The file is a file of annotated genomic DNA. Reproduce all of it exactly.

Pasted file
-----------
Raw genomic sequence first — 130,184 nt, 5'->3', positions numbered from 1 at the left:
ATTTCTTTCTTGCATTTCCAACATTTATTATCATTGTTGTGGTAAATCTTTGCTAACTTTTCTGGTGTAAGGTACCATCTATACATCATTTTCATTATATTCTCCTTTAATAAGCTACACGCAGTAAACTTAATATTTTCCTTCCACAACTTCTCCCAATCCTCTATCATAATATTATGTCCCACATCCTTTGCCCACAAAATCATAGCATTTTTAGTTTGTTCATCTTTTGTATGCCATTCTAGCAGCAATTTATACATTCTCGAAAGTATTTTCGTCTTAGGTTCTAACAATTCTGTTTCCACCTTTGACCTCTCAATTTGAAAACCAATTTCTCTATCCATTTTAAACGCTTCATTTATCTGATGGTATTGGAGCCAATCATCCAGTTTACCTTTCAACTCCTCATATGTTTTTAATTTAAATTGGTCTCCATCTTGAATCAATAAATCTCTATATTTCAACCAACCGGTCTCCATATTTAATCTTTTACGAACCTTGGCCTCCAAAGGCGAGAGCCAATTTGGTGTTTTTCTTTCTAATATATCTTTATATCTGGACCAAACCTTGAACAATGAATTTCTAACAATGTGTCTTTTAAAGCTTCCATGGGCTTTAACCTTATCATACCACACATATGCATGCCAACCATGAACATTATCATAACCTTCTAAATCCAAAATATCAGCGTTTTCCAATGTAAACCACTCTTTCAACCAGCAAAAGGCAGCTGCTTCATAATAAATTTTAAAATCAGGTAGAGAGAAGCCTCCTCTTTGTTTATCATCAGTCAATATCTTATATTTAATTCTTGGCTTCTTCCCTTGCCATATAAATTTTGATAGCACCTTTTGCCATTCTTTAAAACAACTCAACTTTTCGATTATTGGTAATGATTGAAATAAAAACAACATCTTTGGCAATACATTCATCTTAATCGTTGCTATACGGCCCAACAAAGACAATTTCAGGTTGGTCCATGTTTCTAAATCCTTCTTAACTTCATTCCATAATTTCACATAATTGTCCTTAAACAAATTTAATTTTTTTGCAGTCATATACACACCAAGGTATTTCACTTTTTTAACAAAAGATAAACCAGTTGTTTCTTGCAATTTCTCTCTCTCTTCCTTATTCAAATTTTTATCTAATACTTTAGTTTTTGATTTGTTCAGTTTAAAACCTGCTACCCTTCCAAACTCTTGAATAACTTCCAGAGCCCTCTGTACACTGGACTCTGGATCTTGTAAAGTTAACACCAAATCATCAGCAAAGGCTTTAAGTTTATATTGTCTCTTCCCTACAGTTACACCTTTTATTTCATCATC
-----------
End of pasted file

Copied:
Raw genomic sequence first — 130,184 nt, 5'->3', positions numbered from 1 at the left:
ATTTCTTTCTTGCATTTCCAACATTTATTATCATTGTTGTGGTAAATCTTTGCTAACTTTTCTGGTGTAAGGTACCATCTATACATCATTTTCATTATATTCTCCTTTAATAAGCTACACGCAGTAAACTTAATATTTTCCTTCCACAACTTCTCCCAATCCTCTATCATAATATTATGTCCCACATCCTTTGCCCACAAAATCATAGCATTTTTAGTTTGTTCATCTTTTGTATGCCATTCTAGCAGCAATTTATACATTCTCGAAAGTATTTTCGTCTTAGGTTCTAACAATTCTGTTTCCACCTTTGACCTCTCAATTTGAAAACCAATTTCTCTATCCATTTTAAACGCTTCATTTATCTGATGGTATTGGAGCCAATCATCCAGTTTACCTTTCAACTCCTCATATGTTTTTAATTTAAATTGGTCTCCATCTTGAATCAATAAATCTCTATATTTCAACCAACCGGTCTCCATATTTAATCTTTTACGAACCTTGGCCTCCAAAGGCGAGAGCCAATTTGGTGTTTTTCTTTCTAATATATCTTTATATCTGGACCAAACCTTGAACAATGAATTTCTAACAATGTGTCTTTTAAAGCTTCCATGGGCTTTAACCTTATCATACCACACATATGCATGCCAACCATGAACATTATCATAACCTTCTAAATCCAAAATATCAGCGTTTTCCAATGTAAACCACTCTTTCAACCAGCAAAAGGCAGCTGCTTCATAATAAATTTTAAAATCAGGTAGAGAGAAGCCTCCTCTTTGTTTATCATCAGTCAATATCTTATATTTAATTCTTGGCTTCTTCCCTTGCCATATAAATTTTGATAGCACCTTTTGCCATTCTTTAAAACAACTCAACTTTTCGATTATTGGTAATGATTGAAATAAAAACAACATCTTTGGCAATACATTCATCTTAATCGTTGCTATACGGCCCAACAAAGACAATTTCAGGTTGGTCCATGTTTCTAAATCCTTCTTAACTTCATTCCATAATTTCACATAATTGTCCTTAAACAAATTTAATTTTTTTGCAGTCATATACACACCAAGGTATTTCACTTTTTTAACAAAAGATAAACCAGTTGTTTCTTGCAATTTCTCTCTCTCTTCCTTATTCAAATTTTTATCTAATACTTTAGTTTTTGATTTGTTCAGTTTAAAACCTGCTACCCTTCCAAACTCTTGAATAACTTCCAGAGCCCTCTGTACACTGGACTCTGGATCTTGTAAAGTTAACACCAAATCATCAGCAAAGGCTTTAAGTTTATATTGTCTCTTCCCTACAGTTACACCTTTTATTTCATCATC